In the second half of the 10th century, the area of ​​the hillfort was enlarged by moving the inner face by about 2 meters towards the core of the rampart, and the outer face by about 6 meters towards the lake, thus widening the base of the shaft to about 21 meters. The defensive zone of the ramparts of this phase was complemented by rows of piles diagonally driven into the coastal part of the lake. At that time, the castle gate was probably located in the eastern part of the southern fortifications. Placing the only entrance from the lake side, to which an exposed pier running several meters along the ramparts would lead, and then a bridge over the lake, would additionally strengthen the stronghold’s defense. The bridge itself, located then on the north-eastern side, was about 6 meters wide, so it allowed for two-way traffic.
  At the end of the 10th century, in the southern part of the stronghold, the construction of a stone palas began on the plan of an elongated rectangle divided internally into five rooms of different sizes. On the eastern side, this part bordered the chapel – a rotunda on a circular plan. The entire complex was to be 47 meters long, including the palace part – 35 meters. The width of the palas and the diameter of the rotunda was 16 meters. They were erected of large erratic stones, bonded with greasy clay mortar, but for unknown reasons, no stone walls were ever erected above the foundation part, although a wooden structure was probably erected on the site of the chapel in the first half of the 11th century. The remaining southern part of the stronghold, previously intended for palace buildings, was filled with residential buildings. The transverse rampart separating the northern and southern parts of the stronghold was most probably demolished at the end of the 13th century, making Giecz once again a single-section structure.

   St. John’s Church was built in the northern part of the stronghold, made of large erratic stones bonded with fat clay, in the opus emplectum technique. In the first phase, it was a single-nave structure, ended with a semicircular apse from the east. The external length of the nave was about 19 meters, width was 11 meters, and the apse was set on a circular plan with a diameter of 2.5 meters. The thickness of the walls at the ground floor was about 1 meter. The entrance was in the south wall of the nave.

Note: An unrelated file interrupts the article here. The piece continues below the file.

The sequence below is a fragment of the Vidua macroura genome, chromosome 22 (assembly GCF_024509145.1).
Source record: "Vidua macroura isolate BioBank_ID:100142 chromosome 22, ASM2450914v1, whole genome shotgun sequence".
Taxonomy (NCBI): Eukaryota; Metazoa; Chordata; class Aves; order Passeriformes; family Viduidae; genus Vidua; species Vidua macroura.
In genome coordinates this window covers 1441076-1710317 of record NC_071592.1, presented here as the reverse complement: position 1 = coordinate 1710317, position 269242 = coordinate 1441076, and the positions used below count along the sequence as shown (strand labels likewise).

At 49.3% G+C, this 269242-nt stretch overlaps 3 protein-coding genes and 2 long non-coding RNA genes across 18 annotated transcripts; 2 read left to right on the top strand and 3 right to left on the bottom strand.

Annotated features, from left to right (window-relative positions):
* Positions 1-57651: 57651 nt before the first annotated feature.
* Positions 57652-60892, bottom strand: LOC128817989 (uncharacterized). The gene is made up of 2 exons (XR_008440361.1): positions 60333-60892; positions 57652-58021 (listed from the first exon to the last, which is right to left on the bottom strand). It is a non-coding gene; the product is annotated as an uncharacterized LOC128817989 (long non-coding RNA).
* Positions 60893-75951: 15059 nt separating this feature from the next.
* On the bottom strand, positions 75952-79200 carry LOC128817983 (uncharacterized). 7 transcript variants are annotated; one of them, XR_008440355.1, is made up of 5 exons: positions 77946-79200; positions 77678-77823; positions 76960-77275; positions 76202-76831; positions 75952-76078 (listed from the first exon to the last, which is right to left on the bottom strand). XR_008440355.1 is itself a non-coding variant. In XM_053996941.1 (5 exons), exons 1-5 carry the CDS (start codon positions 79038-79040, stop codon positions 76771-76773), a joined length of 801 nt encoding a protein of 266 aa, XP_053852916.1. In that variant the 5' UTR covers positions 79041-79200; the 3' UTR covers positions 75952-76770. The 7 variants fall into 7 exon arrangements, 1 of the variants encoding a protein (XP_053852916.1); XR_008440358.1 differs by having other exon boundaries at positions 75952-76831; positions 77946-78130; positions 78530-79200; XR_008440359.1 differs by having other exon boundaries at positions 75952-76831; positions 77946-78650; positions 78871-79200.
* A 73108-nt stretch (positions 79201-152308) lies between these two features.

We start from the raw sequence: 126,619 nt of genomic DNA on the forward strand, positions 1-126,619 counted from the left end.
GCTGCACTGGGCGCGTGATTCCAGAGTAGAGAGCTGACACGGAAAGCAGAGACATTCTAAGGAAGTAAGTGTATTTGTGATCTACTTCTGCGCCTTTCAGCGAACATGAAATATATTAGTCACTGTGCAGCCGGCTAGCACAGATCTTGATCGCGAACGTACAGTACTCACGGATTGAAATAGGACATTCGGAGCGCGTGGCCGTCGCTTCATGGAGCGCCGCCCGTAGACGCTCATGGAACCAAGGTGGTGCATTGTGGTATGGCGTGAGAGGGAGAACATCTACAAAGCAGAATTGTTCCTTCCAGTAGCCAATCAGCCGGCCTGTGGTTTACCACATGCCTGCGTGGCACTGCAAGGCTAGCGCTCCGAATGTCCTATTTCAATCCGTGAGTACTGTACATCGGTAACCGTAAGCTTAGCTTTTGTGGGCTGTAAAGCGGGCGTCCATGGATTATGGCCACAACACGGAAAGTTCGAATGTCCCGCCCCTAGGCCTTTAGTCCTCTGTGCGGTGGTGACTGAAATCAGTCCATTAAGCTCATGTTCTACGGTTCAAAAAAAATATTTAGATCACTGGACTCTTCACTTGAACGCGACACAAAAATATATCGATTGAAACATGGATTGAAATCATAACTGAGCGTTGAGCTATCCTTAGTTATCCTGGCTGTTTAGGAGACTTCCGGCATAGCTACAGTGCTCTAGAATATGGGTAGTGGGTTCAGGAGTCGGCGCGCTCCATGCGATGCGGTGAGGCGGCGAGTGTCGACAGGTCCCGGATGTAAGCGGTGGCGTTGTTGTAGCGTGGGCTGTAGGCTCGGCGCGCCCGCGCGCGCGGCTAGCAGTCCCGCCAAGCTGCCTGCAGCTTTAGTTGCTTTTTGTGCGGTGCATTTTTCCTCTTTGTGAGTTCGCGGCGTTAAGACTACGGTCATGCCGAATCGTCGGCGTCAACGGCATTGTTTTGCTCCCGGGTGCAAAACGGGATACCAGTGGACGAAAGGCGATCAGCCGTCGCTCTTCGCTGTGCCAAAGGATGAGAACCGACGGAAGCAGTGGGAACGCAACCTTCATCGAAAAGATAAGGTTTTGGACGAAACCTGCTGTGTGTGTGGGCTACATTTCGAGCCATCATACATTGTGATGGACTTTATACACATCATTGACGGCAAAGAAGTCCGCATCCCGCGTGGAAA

An interesting and unique element of the building in Poland was the underground reliquary crypt of an unknown saint, located under the presbytery. It consisted of a rectangular, almost square chamber to which led two 7-step, narrow (about 1 meter wide) passages, symmetrically placed on both sides of the choir stairs. They turned at right angles towards the interior of the crypt, joining the wider western passage oriented perpendicular to the axis of the church. In the western wall of the passage there was a rectangular niche about 2.5 meters long at a height of 0.4 meters. From the east, an almost square chamber with two or three deep niches adjoined the passage, fitted into the apse. The crypt was lowered in relation to the nave floor by about 1.2 meters, and its floor was made of a gray-yellow lime mortar. The walls were covered with plaster, while the two entrances with stairs were topped with arcades and closed with doors set on iron hinges.

   Later, between the end of the 12th and 13th centuries, a westwork inspired by Ottonian architecture was added to the church: two towers and a square inter-tower block measuring 4 x 3.7 meters. The towers had a diameter of 6.5 meters and housed spiral staircases 1.2 meters wide each. The whole structure was built in the opus incaertum technique of carefully selected flat stone slabs, bonded with gypsum mortar. The only entrance to the westwork led from the side of the nave through a doorway located on the axis of the church. During the reconstruction, a wall was also created at the north-west corner of the nave, probably being an element of an unfinished annex or an attempt to expand the church into a three-nave basilica. The eastern part of the church was also expanded, surrounded from the outside, including the apse, with a closely adjacent wall, about 1.6 meters wide. At the same time, the entrance to the northern passage of the crypt was pierced from the outside, allowing entry to it bypassing the nave of the church. The entrance was 2 meters high, only 0.8 meters wide and topped with a semicircle. A very original solution for the underground part of this entrance was to limit the space not with stone walls, but with wooden formwork of the wall and ceiling.

Current state

    Today in Giecz, one of the central hillforts of early medieval Poland, an archaeological reserve is established. Its most important elements are: fortified settlement with an area of approx. 3,6 ha with earth ramparts having a base of approx. 30 meters and reaching up to 9 meters in height and foundations of a palatium. In the former outer bailey, it is worth seeing the fully preserved romanesque church of the Assumption of the Blessed Virgin Mary and St. Nicholas. In the museum you can visit an exhibition presenting the history of the city and castellany of Giecz, as well as the most important archaeological monuments excavated during archaeological research in the city and neighboring sites. In 2011, an educational settlement was also opened. Ticket prices and opening hours can be checked on the official website of the museum here.

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bibliography:
Gród piastowski w Gieczu. Geneza, funkcja, kontekst, red.  M.Kara, T.Krysztofiak, A.Wyrwa, Poznań 2016.

Krzysztofiak T., Wczesnopiastowski kościół pw. św. Jana Chrzciciela na grodzie w Gieczu w świetle najnowszych odkryć [w:] Początki architektury monumentalnej w Polsce, red. Janiak T., Stryniak D., Gniezno 2004.
Olejniczak K., Grody i zamki w Wielkopolsce, Poznań 1993.
Rodzińska-Chorąży T., Krypta kościoła grodowego pod wezwaniem świętego Jana Chrzciciela w Gieczu – analiza formy i funkcji [w:] Magistro et Amico. Księga Pamiątkowa dedykowana prof. Le­chowi Kalinowskiemu, Kraków 2000.
Wyrwa A.M., Gdecz-Giecz. Scire est reminisci, Dziekanowice-Lednica 2014.

Website giecz.pl, Gród.